Many substances interfere with memory, as any hung-over partygoer can attest. But although booze and drugs can disrupt the making of new memories (such as the embarrassing antics at last night's party), they leave older memories intact. Neuroscientists think this is because, after a time, memories become wired into the brain in a way that makes them harder to wipe out: Long-term memories, in the generally accepted view, are maintained by structural changes to the synaptic connections between neurons.
The study [by Shama et al.] adds to other recent evidence that may challenge, or at least complicate, this view. A team of neuroscientists reports that injecting a drug that blocks an enzyme called protein kinase Mzeta (PKMzeta) into the cerebral cortex of rats makes the animals forget a meal that made them sick weeks earlier. The findings suggest that the continuing activity of PKMzeta is somehow necessary to maintain long-term memory, something that's not predicted by most current hypotheses on the mechanisms of memory. The work also hints at the possibility of future drugs that could tinker with memory--for therapeutic uses or for boosting brainpower.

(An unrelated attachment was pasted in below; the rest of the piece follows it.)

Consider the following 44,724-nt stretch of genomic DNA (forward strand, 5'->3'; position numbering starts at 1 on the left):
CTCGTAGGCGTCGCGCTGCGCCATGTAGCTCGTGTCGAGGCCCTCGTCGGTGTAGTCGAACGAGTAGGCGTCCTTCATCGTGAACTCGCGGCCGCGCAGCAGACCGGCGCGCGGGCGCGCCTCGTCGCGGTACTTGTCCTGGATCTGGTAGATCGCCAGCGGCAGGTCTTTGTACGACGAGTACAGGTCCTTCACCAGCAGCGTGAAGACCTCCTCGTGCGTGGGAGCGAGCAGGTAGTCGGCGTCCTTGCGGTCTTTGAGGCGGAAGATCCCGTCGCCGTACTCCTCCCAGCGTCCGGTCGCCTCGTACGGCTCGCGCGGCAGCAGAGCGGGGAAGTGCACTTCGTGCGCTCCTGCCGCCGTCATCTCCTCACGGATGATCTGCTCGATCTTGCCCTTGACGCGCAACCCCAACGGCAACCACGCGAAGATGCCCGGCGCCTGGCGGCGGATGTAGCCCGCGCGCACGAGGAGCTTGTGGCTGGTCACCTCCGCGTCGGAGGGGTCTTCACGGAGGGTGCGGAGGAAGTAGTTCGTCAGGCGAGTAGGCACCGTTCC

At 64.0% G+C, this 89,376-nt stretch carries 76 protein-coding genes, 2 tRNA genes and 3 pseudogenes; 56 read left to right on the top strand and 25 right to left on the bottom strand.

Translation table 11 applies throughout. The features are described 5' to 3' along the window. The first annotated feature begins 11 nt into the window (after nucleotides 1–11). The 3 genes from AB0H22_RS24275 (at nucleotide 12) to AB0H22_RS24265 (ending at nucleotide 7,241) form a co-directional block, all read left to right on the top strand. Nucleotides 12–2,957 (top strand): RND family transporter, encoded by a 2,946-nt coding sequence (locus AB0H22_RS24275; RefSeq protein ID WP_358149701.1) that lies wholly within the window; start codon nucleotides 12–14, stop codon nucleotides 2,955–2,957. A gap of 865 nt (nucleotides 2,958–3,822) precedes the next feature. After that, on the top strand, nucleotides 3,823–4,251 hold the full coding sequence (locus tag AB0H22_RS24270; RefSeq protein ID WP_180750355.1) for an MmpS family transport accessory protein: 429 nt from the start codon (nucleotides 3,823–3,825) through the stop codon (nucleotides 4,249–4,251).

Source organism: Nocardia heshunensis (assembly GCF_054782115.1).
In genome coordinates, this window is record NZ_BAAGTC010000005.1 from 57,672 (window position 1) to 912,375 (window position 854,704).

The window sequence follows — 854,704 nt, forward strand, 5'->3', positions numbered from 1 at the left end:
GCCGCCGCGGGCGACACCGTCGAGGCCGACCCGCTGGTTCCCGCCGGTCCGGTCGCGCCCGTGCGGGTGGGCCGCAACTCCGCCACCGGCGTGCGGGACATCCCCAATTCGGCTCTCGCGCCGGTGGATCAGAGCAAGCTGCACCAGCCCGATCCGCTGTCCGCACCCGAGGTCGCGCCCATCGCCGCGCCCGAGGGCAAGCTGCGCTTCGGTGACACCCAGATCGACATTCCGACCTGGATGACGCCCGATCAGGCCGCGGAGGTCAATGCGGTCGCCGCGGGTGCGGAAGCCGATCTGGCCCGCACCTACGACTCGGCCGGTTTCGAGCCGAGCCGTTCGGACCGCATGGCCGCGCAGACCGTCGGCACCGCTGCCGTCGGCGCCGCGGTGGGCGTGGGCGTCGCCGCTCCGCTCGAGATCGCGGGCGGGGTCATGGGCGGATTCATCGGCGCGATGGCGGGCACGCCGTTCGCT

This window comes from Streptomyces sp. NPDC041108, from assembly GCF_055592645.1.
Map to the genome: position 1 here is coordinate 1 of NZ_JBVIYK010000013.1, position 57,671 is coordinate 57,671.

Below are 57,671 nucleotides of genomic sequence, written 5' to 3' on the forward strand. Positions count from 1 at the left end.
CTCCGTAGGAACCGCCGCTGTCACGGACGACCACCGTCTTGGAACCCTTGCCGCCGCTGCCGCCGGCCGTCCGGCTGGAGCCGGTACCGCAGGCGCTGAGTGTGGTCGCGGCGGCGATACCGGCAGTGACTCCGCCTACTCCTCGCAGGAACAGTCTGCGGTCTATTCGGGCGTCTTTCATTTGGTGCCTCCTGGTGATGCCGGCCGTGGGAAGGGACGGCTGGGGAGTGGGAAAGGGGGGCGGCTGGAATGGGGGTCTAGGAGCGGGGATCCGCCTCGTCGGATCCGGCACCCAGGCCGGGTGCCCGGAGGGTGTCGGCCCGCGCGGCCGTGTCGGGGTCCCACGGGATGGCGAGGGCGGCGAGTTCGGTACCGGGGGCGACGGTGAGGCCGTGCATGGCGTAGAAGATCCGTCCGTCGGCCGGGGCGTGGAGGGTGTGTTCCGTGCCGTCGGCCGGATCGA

"This is a somewhat mind-blowing conclusion," says David Glanzman, a neuroscientist at the University of California, Los Angeles. Enzymes similar to PKMzeta are known to be important in early stages of memory formation, Glanzman says, but most researchers had thought that these compounds were not needed to sustain memory once synaptic changes--such as the growth of new synapses or the strengthening of existing ones--had occurred.
...Going forward, it will be important to figure out how specific ZIP's memory-erasing effects are, says Lynn Nadel, a neuroscientist at the University of Arizona in Tucson. "It's possible that ZIP erases all learning, no matter how old," Nadel says. But if the drug works more selectively, it could one day have clinical applications, he says. For example, researchers and clinicians have been looking for compounds capable of eliminating the painful memories of trauma survivors (Science, 2 April 2004, p. 34). The flip side is cognitive enhancement, adds Richard Morris, a neuroscientist at the University of Edinburgh, U.K. "The next step might be to find out whether augmenting the action of PKMzeta can help sustain memories for longer than occurs normally."
Wednesday, August 29, 2007
An enzyme that keeps old memories alive
Greg Miller writes a brief review of work by Shema et al. :